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Using Cutting-Edge RNA Therapies to Treat Bleeding and Clotting

July 05, 2023
Written By Christian Kastrup, PhD

Versiti Blood Research Institute’s Christian Kastrup, PhD, and his lab are developing new genetic therapies for treatment of bleeding disorders and blood clots.


According to the National Hemophilia Foundation, approximately 3 million people nationwide are affected by bleeding disorders. For most of these patients, their blood contains enough of the coagulation proteins that make clots and stop bleeding. However, for these patients, blood clots degrade quickly, causing excessive bleeding. Versiti Blood Research Institute Senior Investigator Christian Kastrup, PhD, and his laboratory are working to develop RNA-based gene therapies for patients with bleeding disorders and blood clots.

Improving treatments for patients with bleeding disorders

Key to improving the lives of patients with bleeding disorders is decreasing the rate at which clots degrade. “There are a number of bleeding disorders, both rare and less rare, where the concentration of blood proteins is not ideal, and that’s what causes the bleeding disorder or thrombotic disorder,” Dr. Kastrup said. “We’re developing an RNA gene therapy that can remove a lot of that clot degradation. We’ve tested it in many models of bleeding disorders, and it works well for stabilizing blood clots and decreasing bleeding.”

Tranexamic acid, a small-molecule drug, is commonly used to treat minor bleeding and encourage clotting in patients with bleeding disorders like hemophilia and von Willebrand disease. It is often used in conjunction with other blood products and factor replacement therapy for a holistic approach; however, it is cleared from the bloodstream within two to three hours and is meant to be used prophylactically, not long term.

Dr. Kastrup and his lab are focused on creating a drug similar to tranexamic acid that could be used long term and by patients who may be ineligible for traditional treatment options. “Because some patients have a bleeding disorder that is only classified as minor or moderate, they’re not eligible for many types of treatment for hemophilia. Or, they may have a rare disorder that doesn’t have any type of factor therapy,” Dr. Kastrup said. “We’ve leveraged all of the scientific advances in RNA therapy over the last 10-20 years to make a long-acting drug that could potentially be used once a month for improving health equity for people—particularly women—with bleeding disorders.”

New treatments for thrombosis and hemorrhage control

In addition to researching better treatments for patients with bleeding disorders, Dr. Kastrup’s team is working on RNA-based gene therapies related to thrombosis, with a focus on fibrinogen. “Fibrinogen is a really important protein in blood clotting. In many situations, including sepsis, inflammatory diseases and cancer, the amount of fibrinogen in the blood drastically increases,” he said. An excessive amount of fibrinogen in the blood can cause harmful blood clots to develop, and Dr. Kastrup’s lab is researching ways to bring fibrinogen back to normal levels and decrease the risk of adverse clotting.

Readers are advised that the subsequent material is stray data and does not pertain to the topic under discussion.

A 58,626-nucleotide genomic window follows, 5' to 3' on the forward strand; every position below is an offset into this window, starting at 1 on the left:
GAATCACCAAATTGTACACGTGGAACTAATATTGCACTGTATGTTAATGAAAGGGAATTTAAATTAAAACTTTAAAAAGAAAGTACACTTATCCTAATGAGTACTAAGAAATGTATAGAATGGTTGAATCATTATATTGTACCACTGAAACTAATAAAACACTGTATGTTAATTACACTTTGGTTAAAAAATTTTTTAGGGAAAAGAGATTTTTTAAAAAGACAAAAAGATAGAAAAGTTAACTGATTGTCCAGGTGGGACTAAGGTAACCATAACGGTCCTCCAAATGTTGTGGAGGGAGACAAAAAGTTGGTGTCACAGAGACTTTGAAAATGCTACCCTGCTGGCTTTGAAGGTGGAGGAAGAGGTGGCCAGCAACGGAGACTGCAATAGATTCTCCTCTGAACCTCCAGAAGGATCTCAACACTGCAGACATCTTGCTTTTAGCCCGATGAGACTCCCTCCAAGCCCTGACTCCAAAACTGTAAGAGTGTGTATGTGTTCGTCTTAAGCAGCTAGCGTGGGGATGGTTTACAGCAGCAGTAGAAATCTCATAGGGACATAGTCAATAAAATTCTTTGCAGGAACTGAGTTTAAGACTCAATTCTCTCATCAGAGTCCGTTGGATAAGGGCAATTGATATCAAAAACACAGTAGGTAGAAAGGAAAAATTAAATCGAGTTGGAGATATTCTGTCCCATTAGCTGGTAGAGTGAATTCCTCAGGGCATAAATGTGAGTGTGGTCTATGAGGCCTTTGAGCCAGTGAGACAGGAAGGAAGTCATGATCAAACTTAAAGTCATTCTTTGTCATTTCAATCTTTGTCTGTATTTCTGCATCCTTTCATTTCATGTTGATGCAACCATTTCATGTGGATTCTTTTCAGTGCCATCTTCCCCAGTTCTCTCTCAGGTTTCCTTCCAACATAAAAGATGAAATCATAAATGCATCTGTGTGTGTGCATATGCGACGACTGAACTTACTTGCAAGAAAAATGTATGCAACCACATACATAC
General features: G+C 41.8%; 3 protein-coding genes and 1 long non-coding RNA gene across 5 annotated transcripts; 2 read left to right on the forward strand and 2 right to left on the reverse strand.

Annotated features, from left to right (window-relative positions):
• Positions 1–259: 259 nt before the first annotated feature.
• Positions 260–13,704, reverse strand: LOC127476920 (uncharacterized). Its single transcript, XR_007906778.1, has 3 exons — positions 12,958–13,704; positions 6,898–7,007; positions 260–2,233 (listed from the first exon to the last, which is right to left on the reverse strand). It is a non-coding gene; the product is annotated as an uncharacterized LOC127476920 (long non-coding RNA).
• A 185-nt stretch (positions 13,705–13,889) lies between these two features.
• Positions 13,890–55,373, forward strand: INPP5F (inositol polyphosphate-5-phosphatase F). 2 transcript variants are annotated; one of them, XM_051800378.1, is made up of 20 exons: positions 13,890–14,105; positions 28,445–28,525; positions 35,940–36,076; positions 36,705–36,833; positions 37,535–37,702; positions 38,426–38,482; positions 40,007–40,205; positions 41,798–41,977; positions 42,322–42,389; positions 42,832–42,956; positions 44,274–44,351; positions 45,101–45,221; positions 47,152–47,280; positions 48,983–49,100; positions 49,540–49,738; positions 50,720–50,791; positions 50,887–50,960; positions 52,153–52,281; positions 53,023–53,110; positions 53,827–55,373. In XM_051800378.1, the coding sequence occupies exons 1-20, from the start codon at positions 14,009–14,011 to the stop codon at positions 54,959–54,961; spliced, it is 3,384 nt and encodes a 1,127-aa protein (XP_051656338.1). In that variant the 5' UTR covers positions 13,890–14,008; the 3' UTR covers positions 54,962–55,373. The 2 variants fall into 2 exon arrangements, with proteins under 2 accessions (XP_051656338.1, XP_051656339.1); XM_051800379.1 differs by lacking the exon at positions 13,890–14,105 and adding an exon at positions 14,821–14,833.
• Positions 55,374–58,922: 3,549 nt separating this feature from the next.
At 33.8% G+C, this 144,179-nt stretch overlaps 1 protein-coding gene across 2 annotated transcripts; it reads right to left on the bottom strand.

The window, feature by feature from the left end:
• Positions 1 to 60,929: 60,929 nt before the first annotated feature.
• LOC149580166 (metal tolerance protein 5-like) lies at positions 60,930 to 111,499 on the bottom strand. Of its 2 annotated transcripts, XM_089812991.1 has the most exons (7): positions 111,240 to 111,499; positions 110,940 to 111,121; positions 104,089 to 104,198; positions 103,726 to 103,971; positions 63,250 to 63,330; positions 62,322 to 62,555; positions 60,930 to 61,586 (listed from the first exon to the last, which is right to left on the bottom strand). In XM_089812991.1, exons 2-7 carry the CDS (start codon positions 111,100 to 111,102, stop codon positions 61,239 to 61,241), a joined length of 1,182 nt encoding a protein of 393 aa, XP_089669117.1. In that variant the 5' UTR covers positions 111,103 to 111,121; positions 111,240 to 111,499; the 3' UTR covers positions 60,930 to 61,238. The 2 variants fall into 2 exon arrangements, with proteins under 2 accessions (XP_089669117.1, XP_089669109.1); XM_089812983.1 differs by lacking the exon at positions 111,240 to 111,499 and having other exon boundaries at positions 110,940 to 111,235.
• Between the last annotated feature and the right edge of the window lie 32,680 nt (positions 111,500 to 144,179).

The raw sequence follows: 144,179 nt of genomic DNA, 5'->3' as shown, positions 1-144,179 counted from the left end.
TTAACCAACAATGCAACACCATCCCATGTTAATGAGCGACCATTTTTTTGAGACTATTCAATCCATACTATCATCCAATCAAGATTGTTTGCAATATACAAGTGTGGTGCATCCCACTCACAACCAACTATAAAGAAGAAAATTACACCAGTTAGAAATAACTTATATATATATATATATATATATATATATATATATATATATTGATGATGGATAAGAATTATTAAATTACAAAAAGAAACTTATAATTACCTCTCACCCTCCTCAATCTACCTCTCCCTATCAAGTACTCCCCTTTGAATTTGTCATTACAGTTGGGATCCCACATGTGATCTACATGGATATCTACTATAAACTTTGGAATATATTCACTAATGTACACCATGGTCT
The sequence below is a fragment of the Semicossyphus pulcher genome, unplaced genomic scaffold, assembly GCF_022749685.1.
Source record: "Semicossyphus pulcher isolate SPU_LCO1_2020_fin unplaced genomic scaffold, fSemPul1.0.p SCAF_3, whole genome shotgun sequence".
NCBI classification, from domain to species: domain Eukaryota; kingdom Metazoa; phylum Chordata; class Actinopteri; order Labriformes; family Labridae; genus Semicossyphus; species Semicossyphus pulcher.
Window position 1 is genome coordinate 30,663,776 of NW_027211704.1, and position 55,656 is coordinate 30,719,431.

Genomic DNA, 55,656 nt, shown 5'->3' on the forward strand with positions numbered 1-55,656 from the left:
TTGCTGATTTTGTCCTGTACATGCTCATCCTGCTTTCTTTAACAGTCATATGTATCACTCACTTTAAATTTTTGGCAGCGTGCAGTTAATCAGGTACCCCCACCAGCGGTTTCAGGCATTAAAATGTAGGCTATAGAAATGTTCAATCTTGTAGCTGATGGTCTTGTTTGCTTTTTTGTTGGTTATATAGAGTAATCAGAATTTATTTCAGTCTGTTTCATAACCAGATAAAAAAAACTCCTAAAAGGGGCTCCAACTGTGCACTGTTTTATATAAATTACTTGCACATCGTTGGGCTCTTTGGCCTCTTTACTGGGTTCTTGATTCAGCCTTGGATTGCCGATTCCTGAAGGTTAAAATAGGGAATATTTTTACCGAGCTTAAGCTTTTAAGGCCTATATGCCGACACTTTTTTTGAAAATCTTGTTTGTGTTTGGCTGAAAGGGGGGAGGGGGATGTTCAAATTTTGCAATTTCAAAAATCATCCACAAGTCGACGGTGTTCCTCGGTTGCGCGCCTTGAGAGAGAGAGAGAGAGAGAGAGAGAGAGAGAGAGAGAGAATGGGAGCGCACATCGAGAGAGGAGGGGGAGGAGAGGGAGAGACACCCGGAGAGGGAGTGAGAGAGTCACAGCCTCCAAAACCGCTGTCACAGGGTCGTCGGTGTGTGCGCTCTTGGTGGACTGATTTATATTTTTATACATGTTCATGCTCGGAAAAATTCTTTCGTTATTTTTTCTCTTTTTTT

His lab is also studying ways to control hemorrhaging and how to improve the efficacy of blood products. Platelets are often used to control bleeding and promote clotting, but they’re only effective to a certain point. “Platelets are a key component of trauma care, but they have their limit,” Dr. Kastrup said. “Once a bleed is too large, normal, natural platelets are ineffective. There are times when it would be better to use smaller amounts of next-generation blood products.”

To create these next-gen blood products, Dr.  Kastrup’s lab studies donated platelets that are unable to be used by patients and enhances them to make them more useful for hemorrhage control. “We take these RNA therapies, and we modify the platelet to express a new protein in order to make these platelets more effective for the worst types of bleeds,” he said. “We hope that this product, along with the others we are developing, will improve mortality and morbidity from hemorrhage, surgical bleeding, bleeding disorders and thrombosis.”

“Versiti Blood Research Institute is the top site for blood research in the world,” he added. “Our researchers are at the top of their fields, and our collaboration with the Medical College of Wisconsin makes VBRI the ideal place to take this research from the bench to the bedside.”

Christian Kastrup, PhD, is a senior investigator at Versiti Blood Research Institute. He is also a professor in the Department of Surgery, Division of Trauma and Acute Care Surgery, and the Departments of Biochemistry, Biomedical Engineering, and Pharmacology and Toxicology at the Medical College of Wisconsin.

Reference List

  • Juang LJ, Hur WS, Silva L, Strilchuk A, Francisco B, Leung J, Groeneveld D, La Prairie B, Chun E, Cap A, Luyendyk J, Palumbo J, Cullis P, Bugge T, Flick M, Kastrup CJ, “Suppression of fibrin(ogen)-driven pathologies through controlled knockdown by lipid nanoparticle delivery of siRNA”, Blood, 2022 139:1302-1311. doi: 10.1182/blood.2021014559. PMID:PMC8900269.
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Christian Kastrup, PhD
Dr. Kastrup is a senior investigator at Versiti Blood Research Institute who studies how blood clotting is regulated and can be controlled therapeutically.
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Versiti Blood Research Institute investigators study blood disorders like hemophilia, blood cancers like leukemia, and other blood diseases.